Hackett also agreed, but added: "You don't make a relationship in a one-off and there's already been some water over the bridge."

Presidential visits to the Vatican are normally very structured. In the past, the White House has sent several preparatory teams over a period of months in advance of presidential visits to pin down every last detail.

Hackett recalled that before Obama's meeting the administration's security officials even rode up and down the elevators the president would be using in the Vatican's apostolic palace.

But it's unclear just what preparation Trump's team has been able to do. The president has yet to appoint a new Holy See ambassador and he only announced his visit with Francis May 4, giving the Vatican and White House staffs just 20 days to finalize preparations.

To make matters worse, Hackett said that when he left his post January 20 the U.S. embassy was short-staffed, with two primary staffers attending to a lot of the work.

One specific thing the administration has to do in the coming days is pick a gift Trump will present to Francis during the traditional exchange of gifts the pope has in meetings with heads of state. Obama gave Francis a wooden chest containing fruit and vegetable seeds that had been used in the White House Garden.

Hackett suggested the Trump administration stay away from offering anything too fancy.

"That's delicate," he said. "I know that other ambassadors have really suffered when they are not consulted and the head of state brings in some big, giant thing that's totally inappropriate, made of gold or silver."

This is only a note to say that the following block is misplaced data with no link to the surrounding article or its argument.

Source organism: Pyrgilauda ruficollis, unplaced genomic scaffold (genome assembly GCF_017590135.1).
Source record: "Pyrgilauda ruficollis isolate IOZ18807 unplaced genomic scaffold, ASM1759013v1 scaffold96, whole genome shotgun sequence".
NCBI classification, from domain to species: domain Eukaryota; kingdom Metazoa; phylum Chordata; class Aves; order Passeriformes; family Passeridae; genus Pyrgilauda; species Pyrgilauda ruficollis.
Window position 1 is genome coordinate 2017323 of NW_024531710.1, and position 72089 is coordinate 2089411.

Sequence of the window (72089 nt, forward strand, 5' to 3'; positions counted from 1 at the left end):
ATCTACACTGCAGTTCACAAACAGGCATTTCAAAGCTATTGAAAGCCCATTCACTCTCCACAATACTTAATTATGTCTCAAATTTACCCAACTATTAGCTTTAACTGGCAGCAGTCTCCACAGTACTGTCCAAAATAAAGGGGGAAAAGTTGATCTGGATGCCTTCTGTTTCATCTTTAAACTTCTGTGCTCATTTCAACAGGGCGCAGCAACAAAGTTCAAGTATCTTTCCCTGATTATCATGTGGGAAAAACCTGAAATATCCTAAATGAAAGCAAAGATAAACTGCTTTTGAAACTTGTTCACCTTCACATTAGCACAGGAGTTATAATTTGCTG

In the end, Kmiec said he thought Francis might actually be able to influence Trump.

"Whatever length of meeting they've allowed for is going to be insufficient to cover the topic areas," he said. "But what will be sufficient is the power of the Holy Father to just put the president at ease and to speak to his heart."

The former ambassador said the pope has a wealth of kindness that he exhibits "at all times."

"I think that will have a transformative effect on the hardest heart in the room," said Kmiec. "I also think it will have a transformative effect on the president even more than he realizes and more than we can put into words."

Measuring that transformative effect, however, might be difficult. The Vatican normally releases only brief descriptions about the pope's meetings with world leaders, leaving unknown what was actually spoken about.

Some heads of state have been known to exaggerate what the pope told them. "What you should watch is what the White House puts out [afterwards]," Hackett advised. "The question is how much is real and how much is imagined."

[Joshua J. McElwee is NCR Vatican correspondent. His email address is Follow him on Twitter: @joshjmac.]